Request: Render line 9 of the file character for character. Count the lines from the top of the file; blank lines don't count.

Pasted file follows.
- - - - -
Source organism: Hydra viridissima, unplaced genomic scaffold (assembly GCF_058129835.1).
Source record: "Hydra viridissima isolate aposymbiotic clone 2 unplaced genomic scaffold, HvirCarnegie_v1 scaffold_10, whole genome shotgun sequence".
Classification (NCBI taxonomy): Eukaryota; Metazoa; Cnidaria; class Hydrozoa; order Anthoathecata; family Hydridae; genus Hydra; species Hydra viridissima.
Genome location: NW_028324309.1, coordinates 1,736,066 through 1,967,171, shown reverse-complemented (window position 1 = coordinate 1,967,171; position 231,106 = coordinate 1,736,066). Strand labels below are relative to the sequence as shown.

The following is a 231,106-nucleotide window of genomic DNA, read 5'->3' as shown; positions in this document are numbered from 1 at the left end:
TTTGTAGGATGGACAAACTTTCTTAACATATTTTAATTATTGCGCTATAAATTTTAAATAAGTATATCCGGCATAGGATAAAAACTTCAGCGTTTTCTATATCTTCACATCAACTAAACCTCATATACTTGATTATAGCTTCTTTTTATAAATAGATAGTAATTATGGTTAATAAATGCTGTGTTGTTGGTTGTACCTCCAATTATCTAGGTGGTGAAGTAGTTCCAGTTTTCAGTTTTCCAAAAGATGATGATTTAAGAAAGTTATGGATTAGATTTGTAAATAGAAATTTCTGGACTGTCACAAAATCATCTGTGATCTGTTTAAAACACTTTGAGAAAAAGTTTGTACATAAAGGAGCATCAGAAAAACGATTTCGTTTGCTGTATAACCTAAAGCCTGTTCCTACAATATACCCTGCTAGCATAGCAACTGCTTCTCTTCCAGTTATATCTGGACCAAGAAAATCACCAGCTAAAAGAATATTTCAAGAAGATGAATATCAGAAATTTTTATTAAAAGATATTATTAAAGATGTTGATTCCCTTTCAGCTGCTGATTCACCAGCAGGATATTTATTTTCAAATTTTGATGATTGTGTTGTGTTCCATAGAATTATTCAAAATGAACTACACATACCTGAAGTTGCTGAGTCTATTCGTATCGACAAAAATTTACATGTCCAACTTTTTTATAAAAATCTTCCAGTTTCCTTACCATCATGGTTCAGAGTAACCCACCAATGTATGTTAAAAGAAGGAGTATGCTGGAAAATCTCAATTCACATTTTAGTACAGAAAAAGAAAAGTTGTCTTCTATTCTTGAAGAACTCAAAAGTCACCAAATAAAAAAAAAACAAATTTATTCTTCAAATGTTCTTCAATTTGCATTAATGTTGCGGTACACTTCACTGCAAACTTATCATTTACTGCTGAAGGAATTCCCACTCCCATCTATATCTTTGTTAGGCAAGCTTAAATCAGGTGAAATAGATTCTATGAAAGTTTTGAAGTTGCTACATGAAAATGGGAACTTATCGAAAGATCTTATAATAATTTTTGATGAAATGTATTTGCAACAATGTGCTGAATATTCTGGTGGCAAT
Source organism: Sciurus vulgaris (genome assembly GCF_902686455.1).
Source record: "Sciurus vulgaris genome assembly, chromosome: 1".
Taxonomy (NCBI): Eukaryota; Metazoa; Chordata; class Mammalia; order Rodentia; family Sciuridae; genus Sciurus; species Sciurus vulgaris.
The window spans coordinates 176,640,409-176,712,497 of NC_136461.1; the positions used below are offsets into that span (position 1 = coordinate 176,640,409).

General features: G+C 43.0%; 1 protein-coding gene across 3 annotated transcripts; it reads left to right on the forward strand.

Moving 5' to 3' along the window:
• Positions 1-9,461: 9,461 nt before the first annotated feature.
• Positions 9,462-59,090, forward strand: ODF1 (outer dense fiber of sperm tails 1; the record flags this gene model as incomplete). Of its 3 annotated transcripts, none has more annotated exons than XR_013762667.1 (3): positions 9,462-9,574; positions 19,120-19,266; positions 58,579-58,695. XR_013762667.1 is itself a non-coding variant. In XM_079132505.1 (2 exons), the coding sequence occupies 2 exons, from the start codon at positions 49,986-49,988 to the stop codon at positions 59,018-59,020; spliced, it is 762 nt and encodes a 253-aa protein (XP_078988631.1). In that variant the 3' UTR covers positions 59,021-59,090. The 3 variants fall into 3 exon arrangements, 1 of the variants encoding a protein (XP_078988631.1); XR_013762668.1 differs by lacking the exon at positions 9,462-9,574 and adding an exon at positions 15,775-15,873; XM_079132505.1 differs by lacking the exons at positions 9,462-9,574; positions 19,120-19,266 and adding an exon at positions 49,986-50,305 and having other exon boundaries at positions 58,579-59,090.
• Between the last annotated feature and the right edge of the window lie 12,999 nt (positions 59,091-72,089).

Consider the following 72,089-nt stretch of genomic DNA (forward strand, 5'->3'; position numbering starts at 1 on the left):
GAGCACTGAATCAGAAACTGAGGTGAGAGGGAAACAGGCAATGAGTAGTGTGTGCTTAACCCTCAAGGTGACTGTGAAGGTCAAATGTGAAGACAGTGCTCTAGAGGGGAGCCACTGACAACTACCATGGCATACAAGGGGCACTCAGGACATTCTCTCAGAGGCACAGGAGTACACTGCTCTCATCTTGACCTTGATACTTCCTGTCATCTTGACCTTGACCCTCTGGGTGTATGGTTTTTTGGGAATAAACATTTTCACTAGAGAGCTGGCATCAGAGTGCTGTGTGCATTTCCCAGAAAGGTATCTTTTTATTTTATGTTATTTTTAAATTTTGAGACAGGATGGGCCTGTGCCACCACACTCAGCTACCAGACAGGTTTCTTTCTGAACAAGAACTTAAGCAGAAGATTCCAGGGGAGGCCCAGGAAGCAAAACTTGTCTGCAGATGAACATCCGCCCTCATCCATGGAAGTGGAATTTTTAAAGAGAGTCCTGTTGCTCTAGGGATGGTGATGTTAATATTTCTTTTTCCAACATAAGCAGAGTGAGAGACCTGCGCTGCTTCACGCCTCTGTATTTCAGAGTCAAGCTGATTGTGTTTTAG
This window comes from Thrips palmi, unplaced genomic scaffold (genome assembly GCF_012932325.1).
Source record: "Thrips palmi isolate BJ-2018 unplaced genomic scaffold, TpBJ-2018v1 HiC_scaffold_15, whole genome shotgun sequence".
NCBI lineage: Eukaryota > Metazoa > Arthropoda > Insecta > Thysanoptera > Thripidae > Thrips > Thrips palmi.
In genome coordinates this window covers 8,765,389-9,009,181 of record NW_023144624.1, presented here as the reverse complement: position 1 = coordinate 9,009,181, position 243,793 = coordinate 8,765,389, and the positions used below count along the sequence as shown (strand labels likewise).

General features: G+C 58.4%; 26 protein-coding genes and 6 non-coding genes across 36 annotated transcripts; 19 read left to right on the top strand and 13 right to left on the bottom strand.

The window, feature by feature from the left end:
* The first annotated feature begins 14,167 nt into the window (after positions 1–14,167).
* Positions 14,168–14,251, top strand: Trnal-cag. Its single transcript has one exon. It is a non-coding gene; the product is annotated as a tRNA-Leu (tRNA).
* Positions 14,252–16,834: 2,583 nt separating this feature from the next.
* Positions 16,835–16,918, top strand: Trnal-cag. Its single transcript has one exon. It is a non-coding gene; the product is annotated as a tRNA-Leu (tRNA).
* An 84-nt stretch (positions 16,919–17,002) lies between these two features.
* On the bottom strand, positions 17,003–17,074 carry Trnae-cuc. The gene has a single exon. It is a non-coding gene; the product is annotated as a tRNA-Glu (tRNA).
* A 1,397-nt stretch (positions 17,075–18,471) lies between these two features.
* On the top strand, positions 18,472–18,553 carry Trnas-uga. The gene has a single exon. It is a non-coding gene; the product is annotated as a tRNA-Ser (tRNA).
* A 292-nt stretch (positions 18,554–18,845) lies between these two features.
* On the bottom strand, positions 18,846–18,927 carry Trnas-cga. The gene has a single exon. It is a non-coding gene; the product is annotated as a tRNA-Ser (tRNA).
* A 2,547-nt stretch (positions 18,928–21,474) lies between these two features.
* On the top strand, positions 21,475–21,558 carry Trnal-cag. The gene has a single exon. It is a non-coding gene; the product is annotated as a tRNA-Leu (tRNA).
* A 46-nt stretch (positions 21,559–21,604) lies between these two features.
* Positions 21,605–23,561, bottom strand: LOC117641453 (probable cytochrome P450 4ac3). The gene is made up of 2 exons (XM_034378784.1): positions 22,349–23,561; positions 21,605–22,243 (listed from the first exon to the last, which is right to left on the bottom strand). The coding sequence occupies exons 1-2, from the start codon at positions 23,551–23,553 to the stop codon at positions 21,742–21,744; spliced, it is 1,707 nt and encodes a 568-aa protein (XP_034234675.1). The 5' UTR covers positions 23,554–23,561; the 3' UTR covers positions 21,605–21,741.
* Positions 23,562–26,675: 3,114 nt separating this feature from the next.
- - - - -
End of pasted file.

Taxonomy (NCBI): Eukaryota; Metazoa; Chordata; class Mammalia; order Rodentia; family Sciuridae; genus Sciurus; species Sciurus vulgaris.